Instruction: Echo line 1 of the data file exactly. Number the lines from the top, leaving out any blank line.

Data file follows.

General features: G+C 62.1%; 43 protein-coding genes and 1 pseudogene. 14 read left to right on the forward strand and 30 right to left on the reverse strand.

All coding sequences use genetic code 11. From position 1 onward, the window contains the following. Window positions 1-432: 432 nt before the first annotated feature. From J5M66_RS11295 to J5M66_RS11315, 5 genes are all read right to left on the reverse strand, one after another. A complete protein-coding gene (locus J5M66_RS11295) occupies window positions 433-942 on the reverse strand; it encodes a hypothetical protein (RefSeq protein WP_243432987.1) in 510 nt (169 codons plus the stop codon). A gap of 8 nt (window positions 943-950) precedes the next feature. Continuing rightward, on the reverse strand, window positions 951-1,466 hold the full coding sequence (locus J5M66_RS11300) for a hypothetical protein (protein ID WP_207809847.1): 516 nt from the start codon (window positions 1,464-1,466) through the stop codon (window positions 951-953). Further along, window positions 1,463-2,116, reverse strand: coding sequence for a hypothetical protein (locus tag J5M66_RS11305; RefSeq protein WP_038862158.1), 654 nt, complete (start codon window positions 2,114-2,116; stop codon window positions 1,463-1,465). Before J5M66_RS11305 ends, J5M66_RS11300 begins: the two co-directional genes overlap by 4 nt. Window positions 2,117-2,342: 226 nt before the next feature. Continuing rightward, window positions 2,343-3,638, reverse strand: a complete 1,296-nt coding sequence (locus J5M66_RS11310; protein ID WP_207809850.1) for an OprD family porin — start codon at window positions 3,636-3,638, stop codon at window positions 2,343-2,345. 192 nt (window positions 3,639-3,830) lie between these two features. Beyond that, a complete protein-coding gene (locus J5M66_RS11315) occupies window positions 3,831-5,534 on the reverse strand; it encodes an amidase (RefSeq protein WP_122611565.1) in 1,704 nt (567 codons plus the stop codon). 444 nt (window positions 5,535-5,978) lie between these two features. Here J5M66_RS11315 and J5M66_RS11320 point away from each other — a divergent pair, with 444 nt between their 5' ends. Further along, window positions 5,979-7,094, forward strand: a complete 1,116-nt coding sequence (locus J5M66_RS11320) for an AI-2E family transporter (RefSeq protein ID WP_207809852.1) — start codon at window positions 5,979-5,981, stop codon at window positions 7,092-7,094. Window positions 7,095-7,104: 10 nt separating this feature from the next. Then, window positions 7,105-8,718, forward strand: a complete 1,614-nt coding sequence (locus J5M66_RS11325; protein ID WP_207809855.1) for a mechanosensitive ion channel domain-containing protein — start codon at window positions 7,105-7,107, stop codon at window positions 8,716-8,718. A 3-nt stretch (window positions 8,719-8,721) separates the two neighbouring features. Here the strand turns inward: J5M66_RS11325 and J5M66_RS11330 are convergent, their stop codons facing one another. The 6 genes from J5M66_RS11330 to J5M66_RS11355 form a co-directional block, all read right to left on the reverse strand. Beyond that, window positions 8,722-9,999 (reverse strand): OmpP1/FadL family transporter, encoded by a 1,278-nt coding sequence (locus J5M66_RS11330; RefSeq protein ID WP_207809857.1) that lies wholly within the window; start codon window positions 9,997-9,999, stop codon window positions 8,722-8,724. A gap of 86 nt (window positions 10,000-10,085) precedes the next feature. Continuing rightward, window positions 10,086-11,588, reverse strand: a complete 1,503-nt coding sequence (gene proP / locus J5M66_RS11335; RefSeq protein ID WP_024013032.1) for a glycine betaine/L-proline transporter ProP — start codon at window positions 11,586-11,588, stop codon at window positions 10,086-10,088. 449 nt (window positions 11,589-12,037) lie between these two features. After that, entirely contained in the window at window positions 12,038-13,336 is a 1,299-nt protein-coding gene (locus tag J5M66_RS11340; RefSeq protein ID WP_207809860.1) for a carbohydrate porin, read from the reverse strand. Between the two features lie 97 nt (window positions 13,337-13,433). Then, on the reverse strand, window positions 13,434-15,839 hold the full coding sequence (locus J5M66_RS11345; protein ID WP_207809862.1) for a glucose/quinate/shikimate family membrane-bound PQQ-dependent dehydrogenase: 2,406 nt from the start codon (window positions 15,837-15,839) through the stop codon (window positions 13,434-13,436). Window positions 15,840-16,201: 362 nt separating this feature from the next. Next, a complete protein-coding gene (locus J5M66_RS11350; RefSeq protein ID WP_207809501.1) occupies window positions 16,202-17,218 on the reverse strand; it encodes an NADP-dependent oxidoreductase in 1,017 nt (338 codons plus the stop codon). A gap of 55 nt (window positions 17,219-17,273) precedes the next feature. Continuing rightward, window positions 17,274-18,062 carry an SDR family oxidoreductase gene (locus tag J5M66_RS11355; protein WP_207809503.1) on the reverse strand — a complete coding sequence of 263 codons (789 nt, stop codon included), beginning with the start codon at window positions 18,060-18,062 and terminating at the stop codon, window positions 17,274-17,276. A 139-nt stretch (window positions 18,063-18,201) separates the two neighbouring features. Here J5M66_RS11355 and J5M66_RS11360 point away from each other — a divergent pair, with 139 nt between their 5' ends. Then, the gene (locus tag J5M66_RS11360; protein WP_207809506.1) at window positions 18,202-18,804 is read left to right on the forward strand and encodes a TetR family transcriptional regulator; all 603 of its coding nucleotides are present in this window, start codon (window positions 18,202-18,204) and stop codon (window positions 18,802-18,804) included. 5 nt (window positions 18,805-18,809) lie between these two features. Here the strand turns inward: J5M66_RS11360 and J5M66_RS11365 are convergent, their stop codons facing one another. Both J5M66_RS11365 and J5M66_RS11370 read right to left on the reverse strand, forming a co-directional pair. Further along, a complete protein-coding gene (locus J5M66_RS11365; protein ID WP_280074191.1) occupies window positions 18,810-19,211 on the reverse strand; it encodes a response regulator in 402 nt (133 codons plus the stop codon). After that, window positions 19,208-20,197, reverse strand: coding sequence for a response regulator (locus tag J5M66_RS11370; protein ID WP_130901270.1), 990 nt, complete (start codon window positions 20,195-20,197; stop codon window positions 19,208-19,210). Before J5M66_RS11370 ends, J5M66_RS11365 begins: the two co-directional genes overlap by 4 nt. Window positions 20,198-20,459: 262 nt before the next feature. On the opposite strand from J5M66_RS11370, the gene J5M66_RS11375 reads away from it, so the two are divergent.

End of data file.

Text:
General features: G+C 62.1%; 43 protein-coding genes and 1 pseudogene. 14 read left to right on the forward strand and 30 right to left on the reverse strand.